“I just feel deeply that all kids should be safe, all kids should have the ability to have joy, all kids should have the ability to have the same opportunities as anybody else’s kid,” Taylor says.

Research on “the broken window theory” has shown a correlation between vandalized neighborhoods and crime; and while there’s no data on the effect of neglected basketball rims, it could follow that a community would naturally take pride in facilities that are shown some love, no?

Also, Taylor says: Basketball players don’t play on rims that don’t have nets. And as pediatricians have watched childhood obesity and mental health issues rise during the pandemic, Taylor longed to simply get kids playing, moving, socializing (safely, hopefully; we are still in a pandemic, he realizes).

And so rather than reach out to the Department of Parks and Recreation, Taylor and his son decided to use their own money to buy a ladder, a few nets, and a few rolls of duct tape. Then, they headed out to Mr. Airy Playground, and put up two nets.


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A post shared by Philly Kids First (@needanetphilly)

The effect was almost instantaneous. “As I was wheeling the ladder away and going back to my car, all of a sudden, this father and son came down the steps to the court and took a shot on our new net. The father was showing his son how to shoot a basket into the net like my father did with me and his father did with him,” he says. “We kind of knew that potentially would happen, but to see it happen on our first court was so heartwarming and special and made us know that this was something that really needed to be done at all courts around the city that didn’t have nets.”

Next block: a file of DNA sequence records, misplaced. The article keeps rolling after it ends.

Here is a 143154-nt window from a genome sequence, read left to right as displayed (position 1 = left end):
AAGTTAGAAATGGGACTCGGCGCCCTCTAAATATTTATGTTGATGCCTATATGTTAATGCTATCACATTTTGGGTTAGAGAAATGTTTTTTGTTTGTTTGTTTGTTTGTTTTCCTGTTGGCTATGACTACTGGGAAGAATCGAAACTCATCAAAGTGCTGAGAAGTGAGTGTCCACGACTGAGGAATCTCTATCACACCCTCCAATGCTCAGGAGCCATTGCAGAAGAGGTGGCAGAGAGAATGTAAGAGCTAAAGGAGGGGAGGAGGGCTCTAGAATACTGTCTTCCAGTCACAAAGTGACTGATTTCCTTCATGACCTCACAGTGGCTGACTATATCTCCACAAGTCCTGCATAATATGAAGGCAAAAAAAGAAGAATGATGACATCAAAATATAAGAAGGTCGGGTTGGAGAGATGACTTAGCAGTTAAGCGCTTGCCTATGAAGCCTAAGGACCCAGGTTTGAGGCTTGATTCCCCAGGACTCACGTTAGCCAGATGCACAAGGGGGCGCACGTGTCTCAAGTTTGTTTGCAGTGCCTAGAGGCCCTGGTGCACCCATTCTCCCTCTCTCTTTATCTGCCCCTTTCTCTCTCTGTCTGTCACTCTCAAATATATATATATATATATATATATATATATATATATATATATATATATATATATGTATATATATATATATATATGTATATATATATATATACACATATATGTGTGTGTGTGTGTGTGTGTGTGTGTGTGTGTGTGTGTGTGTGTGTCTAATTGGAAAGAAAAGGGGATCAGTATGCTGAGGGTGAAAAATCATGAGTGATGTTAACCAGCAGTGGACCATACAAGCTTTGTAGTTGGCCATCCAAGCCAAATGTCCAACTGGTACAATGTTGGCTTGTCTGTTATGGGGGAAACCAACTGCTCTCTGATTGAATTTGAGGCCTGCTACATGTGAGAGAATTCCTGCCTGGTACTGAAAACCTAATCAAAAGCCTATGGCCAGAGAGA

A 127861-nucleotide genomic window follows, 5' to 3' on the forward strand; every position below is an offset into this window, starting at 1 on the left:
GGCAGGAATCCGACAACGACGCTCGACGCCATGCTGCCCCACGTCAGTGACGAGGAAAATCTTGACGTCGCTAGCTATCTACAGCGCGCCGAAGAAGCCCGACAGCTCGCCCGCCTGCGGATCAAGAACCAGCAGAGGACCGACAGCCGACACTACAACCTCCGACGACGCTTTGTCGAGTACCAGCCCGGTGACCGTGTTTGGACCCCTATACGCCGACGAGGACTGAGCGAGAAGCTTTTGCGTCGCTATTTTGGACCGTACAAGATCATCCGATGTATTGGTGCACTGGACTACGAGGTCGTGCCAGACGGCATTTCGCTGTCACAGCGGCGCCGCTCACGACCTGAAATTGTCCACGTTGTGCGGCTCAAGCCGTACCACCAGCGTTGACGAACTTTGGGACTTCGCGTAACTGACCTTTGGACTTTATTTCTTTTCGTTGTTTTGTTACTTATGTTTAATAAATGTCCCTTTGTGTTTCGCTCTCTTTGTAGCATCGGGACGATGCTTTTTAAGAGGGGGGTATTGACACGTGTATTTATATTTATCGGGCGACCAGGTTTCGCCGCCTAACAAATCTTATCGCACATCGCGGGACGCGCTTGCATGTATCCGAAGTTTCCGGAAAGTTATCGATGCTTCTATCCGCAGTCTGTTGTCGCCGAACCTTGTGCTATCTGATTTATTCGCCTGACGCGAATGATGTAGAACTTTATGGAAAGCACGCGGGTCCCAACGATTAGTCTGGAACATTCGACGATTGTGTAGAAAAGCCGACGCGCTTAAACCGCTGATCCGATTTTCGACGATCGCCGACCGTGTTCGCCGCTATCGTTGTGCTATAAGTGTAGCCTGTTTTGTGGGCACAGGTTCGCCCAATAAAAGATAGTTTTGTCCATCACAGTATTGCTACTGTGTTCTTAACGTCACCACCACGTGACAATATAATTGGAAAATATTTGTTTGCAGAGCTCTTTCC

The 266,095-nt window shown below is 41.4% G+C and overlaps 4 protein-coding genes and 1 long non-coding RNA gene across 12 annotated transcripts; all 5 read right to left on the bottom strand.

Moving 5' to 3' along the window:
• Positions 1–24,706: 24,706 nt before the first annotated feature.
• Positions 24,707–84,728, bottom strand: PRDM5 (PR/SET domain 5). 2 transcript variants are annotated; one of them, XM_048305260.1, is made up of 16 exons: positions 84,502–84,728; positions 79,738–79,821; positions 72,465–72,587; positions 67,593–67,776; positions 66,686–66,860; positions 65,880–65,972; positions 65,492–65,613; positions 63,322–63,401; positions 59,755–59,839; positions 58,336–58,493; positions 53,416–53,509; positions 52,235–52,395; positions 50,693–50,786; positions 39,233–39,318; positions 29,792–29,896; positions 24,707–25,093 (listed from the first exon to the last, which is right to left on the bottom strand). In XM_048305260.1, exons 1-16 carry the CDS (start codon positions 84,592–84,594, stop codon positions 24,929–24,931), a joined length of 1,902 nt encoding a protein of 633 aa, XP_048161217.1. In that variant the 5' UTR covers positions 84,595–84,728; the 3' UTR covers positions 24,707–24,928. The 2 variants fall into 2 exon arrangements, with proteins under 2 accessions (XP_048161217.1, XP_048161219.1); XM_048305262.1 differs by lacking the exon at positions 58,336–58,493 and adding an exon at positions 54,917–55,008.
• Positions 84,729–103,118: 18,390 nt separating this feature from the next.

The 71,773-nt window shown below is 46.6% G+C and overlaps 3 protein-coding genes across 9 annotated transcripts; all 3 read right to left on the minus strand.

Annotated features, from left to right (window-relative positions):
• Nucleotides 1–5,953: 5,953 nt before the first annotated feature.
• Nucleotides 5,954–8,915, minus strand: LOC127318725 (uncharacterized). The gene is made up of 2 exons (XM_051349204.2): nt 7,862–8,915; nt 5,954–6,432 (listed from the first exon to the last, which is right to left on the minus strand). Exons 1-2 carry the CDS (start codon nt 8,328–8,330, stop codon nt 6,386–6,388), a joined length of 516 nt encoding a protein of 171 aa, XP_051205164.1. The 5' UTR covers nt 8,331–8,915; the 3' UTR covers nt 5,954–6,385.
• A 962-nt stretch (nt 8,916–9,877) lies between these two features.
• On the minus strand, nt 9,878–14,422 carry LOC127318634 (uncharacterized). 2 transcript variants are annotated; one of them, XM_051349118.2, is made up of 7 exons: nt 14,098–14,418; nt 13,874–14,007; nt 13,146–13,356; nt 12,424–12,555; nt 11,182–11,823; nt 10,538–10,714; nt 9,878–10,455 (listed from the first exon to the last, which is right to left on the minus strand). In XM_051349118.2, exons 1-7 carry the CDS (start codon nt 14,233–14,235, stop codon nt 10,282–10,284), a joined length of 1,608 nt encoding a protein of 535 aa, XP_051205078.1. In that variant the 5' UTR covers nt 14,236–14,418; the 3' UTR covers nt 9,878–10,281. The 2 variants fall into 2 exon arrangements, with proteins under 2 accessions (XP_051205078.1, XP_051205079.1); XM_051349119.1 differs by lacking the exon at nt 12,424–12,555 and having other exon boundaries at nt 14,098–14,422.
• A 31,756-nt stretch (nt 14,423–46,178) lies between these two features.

Taylor and his son vowed to go out every weekend putting up nets. Then, Taylor told some of the residents at St. Chris about the effort—and they jumped in too. Resident Jordan Chu started a Venmo account (@needanetphilly) that’s raised $2,200; Chu and Will created social media accounts on Instagram and Facebook, to spread the word about the effort and encourage people to reach out if their court needed a net.

With nets—the nice ones—costing only about $12 each, Taylor estimates that it would take about $5,000 to replace each net in the city between now and the fall, when the weather starts to get cold again. He’s contemplating holding a “Need-a-Net Philly Day,” wherein volunteers would go around the city replacing nets. And a friend at the Sixers is interested in potentially getting involved in the effort, as is pretty much everyone else he tells about it.

Opening new doors

In less than a month, Taylor and his fellow net-putter-uppers, as he calls them, have installed about 20 nets—and each time they’ve done so, they’ve opened a new door.

After putting up three nets at Happy Hollow Playground, for example, children there challenged Taylor and his son to a game. “We played for an hour with these kids, just playing and talking to them about what I do, where I’m from. They’re asking me questions about how to become a doctor, and I asked them how they’re doing in school.

Jordan Chu of St. Christopher's
St. Christopher’s resident Jordan Chu joined forces with Dan Taylor to create a GoFundMe that raised $2,200 for Need-a-Net.